When a team has a quarterback and coaching advantage, they’re in a great position to win. Yet, perhaps due to the differing buzz surrounding these two teams currently, the Patriots find themselves as 3.5-point underdogs? It’s easy to get lost in the shine of the Dolphins along with some fatigue with the “same old Patriots”, yet, when simply looking at the two teams playing in this game, it’s hard to fathom with the market expectation of this game. Of course, Vegas knows best, so I’m fully prepared for a Dolphins four-point win, though perhaps a working clock is wrong twice a day. Or, in this case, just once!

Philadelphia Eagles (0-0) at Detroit Lions (0-0)

Spread: DET (+5)

  • Projected Spread: DET (+6.43)
  • My Pick: PHI (-5)

Total: 48

  • Projected Total: 45.91
  • My Pick: Under

Win Probability:

  • PHI: 69.48%
  • DET: 30.52%

Projected Margin of Victory: Eagles by 9.71

Score Prediction: Eagles 27 Lions 17

Top Storylines:

  • Can The Lions’ Young Interior Defensive Line Show Promise Against An Elite Offensive Line?
  • A new-look offense for the Lions under offensive coordinator Ben Johnson
  • Jeffrey Okudah versus AJ Brown/Devonta Smith

Is the Hard Knocks blessing real? There has been a long history of teams featuring on the show to having improved season, which perhaps explains why the Lions are the most bet-on team to exceed their win total this season. Heck, this game is already a sell out!

Sometimes, reality comes back at you quick. Considering the Lions play a last-place schedule, it certainly would have been ideal for them to start the season in position to keep the preseason hype rolling, but, instead, the Eagles come to the town. It’s not just that the Eagles are heavily expected (-200) to make the postseason, which you’d expect after an offseason in which they essentially filled every hole imaginable with impact players. Rather, it’s how they match up with Detroit that should have the Lions worried.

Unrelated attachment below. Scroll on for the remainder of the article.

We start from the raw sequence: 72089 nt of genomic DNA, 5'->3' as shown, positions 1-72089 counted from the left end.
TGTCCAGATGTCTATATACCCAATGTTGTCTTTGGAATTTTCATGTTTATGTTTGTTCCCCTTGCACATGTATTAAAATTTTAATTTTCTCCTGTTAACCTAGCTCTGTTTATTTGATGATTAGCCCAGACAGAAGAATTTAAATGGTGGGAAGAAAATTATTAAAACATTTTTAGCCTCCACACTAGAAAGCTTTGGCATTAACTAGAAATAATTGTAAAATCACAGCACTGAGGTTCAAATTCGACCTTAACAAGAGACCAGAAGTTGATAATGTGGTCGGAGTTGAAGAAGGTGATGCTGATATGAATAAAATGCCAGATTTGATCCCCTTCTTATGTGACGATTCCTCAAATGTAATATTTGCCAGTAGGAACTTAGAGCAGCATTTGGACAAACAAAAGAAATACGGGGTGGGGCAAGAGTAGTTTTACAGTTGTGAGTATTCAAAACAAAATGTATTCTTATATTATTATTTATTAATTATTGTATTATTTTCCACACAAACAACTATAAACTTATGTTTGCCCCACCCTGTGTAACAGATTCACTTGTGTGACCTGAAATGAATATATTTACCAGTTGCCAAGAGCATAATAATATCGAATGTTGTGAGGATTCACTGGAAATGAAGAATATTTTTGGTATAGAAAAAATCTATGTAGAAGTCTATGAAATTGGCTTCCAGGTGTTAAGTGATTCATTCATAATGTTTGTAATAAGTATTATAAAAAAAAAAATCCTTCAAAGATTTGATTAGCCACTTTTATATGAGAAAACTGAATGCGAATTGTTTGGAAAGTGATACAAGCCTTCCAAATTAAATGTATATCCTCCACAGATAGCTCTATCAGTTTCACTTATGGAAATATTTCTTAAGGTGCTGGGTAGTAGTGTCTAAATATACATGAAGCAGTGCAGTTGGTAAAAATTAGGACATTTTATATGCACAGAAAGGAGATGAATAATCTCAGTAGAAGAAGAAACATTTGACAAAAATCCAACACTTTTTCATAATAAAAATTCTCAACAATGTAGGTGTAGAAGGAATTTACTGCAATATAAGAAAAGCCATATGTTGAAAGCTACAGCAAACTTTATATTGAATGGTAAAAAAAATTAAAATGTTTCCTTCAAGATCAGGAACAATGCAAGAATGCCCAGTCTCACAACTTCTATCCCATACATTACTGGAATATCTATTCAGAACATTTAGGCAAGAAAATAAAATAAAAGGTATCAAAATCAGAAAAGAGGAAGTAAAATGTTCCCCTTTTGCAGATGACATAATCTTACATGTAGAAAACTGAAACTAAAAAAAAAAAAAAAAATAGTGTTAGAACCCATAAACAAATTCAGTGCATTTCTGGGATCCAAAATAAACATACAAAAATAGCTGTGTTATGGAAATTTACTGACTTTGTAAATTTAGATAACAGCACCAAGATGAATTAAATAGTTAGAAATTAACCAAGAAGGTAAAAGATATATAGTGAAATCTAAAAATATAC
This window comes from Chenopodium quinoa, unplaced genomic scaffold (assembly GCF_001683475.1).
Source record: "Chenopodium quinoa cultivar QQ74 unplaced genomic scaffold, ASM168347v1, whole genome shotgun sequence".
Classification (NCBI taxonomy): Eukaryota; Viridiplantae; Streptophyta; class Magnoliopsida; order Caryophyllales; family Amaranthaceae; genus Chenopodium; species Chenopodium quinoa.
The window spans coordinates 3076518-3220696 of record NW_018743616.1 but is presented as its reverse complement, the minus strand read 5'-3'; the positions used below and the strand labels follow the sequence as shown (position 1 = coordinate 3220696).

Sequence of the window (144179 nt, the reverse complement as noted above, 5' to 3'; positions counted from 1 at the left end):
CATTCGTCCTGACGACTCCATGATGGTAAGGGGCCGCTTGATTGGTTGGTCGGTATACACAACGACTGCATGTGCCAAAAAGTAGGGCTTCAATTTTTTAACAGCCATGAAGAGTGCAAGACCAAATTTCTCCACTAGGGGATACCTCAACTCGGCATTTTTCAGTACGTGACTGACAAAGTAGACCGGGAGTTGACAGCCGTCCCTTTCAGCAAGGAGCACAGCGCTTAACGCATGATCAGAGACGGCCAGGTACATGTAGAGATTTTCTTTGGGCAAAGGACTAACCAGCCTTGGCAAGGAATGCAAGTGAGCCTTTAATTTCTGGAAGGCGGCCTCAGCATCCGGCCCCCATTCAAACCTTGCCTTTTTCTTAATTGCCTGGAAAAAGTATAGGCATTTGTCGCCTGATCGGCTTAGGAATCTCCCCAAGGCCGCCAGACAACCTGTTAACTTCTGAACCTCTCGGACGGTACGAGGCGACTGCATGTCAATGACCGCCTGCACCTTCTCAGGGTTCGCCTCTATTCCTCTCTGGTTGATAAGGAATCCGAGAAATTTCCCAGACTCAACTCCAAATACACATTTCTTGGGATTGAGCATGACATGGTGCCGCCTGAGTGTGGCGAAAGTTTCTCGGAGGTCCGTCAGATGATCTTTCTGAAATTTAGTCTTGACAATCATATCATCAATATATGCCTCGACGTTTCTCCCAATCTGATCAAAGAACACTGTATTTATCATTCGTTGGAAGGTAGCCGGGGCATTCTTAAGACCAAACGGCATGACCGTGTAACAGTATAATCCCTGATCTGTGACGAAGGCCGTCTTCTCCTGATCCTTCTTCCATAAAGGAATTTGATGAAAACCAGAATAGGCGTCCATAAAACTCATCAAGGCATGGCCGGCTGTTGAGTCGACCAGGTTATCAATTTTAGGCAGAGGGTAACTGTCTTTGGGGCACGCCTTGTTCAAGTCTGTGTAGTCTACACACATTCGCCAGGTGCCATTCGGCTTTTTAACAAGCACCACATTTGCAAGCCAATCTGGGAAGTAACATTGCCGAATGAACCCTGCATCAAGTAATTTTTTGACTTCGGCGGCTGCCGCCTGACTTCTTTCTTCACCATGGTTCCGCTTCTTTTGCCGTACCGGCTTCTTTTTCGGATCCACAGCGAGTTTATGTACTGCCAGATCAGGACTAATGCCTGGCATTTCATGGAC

Last season, only the Browns and Colts averaged more yards/rush attempt than the Eagles, which you’d expect for a team with an exceptional offensive line (5th in PFF run-block grade) and dynamic rushing threat at quarterback with Jalen Hurts. The Lions, on the other hand, had the league’s worst PFF rushing grade, and are relying on the same group of interior players (mainly Alim McNeil and Levi Onwuzurike) to take a step forward in their second season. That could certainly happen, but, man, there aren’t many tougher ways to find out than this.

When you trade for AJ Brown, you’re expected to not continuing ranking near the bottom of the league in early-down pass frequency, but, to be honest, the Eagles don’t need to change much here. If they desire, though, the Lions also happen to have the second-lowest projected coverage unit in the NFL, with the linebackers being the main culprit. Well, hello Dallas Goedert!

Shifting to the other side of the ball, what better way to find out your promising offensive line’s true colors than against against as deep of a defensive line as there is in all of football? Even if they can hold up, though, what ceiling does this offense have? That’ll be a consistent theme this season regarding Jared Goff, who had the lowest average depth of target (6.8 yards) in all of football last year, and historically struggled mightily under pressure. This is an organization on the upswing, but there’s still a talent deficit in place, which is going to show up in matchups like this. For the Eagles, consider this a spot for them to set the tone for things on a high note, while, for the Lions, a game filled with competitiveness is more than a sufficient outcome. Now, let’s see who’d win a fight between a bald eagle and a lion; it may not be who you’d expect!

Jacksonville Jaguars (0-0) at Washington Commanders (0-0)

Spread: WSH (-3)

  • Projected Spread: WSH (-5.45)
  • My Pick: WSH (-3)

Total: 44

  • Projected Total: 41.99
  • My Pick: Under

Win Probability:

  • JAX: 33.49%
  • WSH: 66.51%

Projected Margin of Victory: Commanders by 8.09

Score Prediction: Jaguars 17 Commanders 24

Top Storylines:

  • The Jaguars’ new-look offense